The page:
3. Building Models of cells

One way of helping your students to visualise things like cells (or viruses or molecules) is to let them build models. Resource 6 explains some of the advantages of using models in science. A resourceful science teacher will collect materials such as cardboard packets, plastic, packaging materials, wood and clay so that when they wish to build models, they have materials the students can use. You could also ask your students to collect materials and keep them in a cardboard box in your classroom. When students see cells in diagrams or on microscope slides, it is quite difficult for them to imagine the cells in 3D. You should encourage them to think about materials that will best represent their ideas of what a cell is like. Getting them to plan and deliver a presentation about their model means that they will have to clarify their own thoughts and explain them to others. Our understanding of abstract concepts is closely linked to our ability to use language to order our thoughts about them. While there are advantages in asking students to present to the whole class, this can take a lot of time and many of the benefits are just as great if they do the presentation to a partner.

Case study 3: Making and assessing models

Mrs Muthui had been teaching for 2 years. When she was at college her tutor had encouraged her to use models with her students. Last year her students made models of cells, but Mrs Muthui did not think it had worked very well. The students did not really understand what she was looking for. So this year, she did it differently. She showed her students some of the ones that she had saved from last year. She asked them which one they thought was the best and to explain why. Together, they made a list of marking criteria for the models. She then gave the class two weeks to make a model, working in groups of two or three, and was delighted to find them in the classroom before and after school, working on their ideas. She organised a display and asked her students to mark each others’ models. She invited the head of department and the headteacher to see the display. Everyone was talking about it and some of the other teachers came to see as well. Mrs Muthui was delighted. The models were much more creative and imaginative than last year and she realised that sharing the marking criteria with the students had helped them to understand what was expected of them. She began to do this more often and gradually found that the students took more responsibility for their own learning.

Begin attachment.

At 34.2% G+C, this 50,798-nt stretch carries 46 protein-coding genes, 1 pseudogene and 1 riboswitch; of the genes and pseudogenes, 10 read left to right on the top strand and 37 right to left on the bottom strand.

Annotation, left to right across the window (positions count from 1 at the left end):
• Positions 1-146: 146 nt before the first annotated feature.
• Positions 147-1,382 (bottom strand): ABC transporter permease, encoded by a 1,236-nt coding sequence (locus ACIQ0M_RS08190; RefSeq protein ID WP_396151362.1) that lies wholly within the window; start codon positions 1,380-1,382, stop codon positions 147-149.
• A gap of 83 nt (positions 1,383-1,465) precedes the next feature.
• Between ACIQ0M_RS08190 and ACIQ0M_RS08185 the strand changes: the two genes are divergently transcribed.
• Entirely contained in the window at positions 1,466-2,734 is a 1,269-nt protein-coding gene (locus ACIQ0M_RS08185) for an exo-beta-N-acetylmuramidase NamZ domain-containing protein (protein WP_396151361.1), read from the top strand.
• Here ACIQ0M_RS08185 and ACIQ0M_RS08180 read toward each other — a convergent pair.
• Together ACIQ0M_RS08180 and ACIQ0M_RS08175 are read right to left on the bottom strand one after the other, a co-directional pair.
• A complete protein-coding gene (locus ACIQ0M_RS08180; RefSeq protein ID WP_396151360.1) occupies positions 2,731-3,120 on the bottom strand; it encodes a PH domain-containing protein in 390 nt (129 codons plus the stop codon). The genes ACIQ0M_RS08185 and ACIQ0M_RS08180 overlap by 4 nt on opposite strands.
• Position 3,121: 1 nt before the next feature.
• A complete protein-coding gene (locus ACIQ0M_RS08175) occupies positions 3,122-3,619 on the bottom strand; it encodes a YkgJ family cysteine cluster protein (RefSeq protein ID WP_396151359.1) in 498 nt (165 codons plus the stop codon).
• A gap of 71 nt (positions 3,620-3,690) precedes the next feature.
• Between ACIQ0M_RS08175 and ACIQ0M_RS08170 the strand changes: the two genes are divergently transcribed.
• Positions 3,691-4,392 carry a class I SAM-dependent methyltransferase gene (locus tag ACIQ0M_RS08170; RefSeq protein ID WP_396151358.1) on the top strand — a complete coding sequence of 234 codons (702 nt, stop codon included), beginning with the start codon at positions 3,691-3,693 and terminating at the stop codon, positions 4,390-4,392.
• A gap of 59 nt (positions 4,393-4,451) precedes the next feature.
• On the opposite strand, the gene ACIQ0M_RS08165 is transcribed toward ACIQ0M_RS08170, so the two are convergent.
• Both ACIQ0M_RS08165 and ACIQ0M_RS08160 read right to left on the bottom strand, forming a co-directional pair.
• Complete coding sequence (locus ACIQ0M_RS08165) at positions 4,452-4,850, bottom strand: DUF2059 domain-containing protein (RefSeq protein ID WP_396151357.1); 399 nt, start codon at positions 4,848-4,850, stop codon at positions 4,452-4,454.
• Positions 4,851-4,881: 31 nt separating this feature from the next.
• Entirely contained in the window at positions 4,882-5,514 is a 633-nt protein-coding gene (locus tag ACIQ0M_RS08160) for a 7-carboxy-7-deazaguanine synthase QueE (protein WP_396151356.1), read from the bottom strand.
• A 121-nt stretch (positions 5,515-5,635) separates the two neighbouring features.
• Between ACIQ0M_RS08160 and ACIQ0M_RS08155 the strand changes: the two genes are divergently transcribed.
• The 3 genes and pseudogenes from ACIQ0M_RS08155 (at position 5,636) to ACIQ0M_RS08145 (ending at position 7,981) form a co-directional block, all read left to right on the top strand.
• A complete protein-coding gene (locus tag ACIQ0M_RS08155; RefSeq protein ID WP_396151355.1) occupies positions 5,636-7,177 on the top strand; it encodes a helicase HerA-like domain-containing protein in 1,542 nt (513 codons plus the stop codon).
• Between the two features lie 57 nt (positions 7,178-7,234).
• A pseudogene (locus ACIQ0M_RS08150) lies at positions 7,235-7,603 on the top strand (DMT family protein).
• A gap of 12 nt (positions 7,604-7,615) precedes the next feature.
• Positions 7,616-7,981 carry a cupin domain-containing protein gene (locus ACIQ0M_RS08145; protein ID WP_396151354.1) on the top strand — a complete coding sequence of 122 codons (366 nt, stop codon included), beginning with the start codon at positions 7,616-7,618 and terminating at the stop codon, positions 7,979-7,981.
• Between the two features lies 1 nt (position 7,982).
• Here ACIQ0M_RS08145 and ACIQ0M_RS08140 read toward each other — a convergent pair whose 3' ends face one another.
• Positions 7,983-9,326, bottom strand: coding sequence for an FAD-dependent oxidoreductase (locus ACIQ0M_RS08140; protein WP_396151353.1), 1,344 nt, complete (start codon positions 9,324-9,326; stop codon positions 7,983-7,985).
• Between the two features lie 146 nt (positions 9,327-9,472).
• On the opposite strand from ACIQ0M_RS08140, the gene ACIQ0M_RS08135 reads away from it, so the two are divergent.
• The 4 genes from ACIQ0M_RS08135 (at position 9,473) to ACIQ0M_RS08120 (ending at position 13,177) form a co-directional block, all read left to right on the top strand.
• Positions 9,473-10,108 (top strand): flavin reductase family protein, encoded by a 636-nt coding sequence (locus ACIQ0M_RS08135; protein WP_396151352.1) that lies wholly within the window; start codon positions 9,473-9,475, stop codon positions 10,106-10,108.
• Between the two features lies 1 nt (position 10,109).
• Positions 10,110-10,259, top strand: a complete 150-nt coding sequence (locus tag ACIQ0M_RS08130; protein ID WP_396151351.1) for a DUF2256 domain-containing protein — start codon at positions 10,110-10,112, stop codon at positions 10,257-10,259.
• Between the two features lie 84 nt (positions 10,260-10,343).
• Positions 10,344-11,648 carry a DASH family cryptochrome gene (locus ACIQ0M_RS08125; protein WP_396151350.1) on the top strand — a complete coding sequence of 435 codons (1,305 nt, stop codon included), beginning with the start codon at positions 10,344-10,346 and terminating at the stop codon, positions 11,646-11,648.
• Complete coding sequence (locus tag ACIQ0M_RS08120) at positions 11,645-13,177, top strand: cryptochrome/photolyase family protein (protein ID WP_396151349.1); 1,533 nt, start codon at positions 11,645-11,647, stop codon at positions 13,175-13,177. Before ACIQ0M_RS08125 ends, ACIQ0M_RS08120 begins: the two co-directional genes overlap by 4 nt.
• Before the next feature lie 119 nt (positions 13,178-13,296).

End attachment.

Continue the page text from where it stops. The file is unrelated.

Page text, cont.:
You can see the criteria in Resource 5 – but don’t just use those, make up some of your own.

Activity 3: Making and presenting models

In teaching about cells, you will have introduced your students to cells that are adapted to a particular function, and you will have encouraged them to draw diagrams of the cells in their notebooks. Ask them to make a 3D model of one of the cells they have learned about. Give them materials such as cardboard, water, clay, wool, plastic drinks bottles, plastic bags or yoghurt pots, but also encourage them to use any other available materials.

When they have made their models, ask them to prepare a spoken presentation on the model. They should explain the structure of their cell and how it is adapted to its function. Encourage them to point out any aspects of the real cell which they could not show accurately on their model. They should all get the chance to work in pairs, giving their presentation to their partner. If you have time, you could choose the best models and ask those students to make a presentation to the whole class.

2. How big are cells?

Resource 1: Background information on cells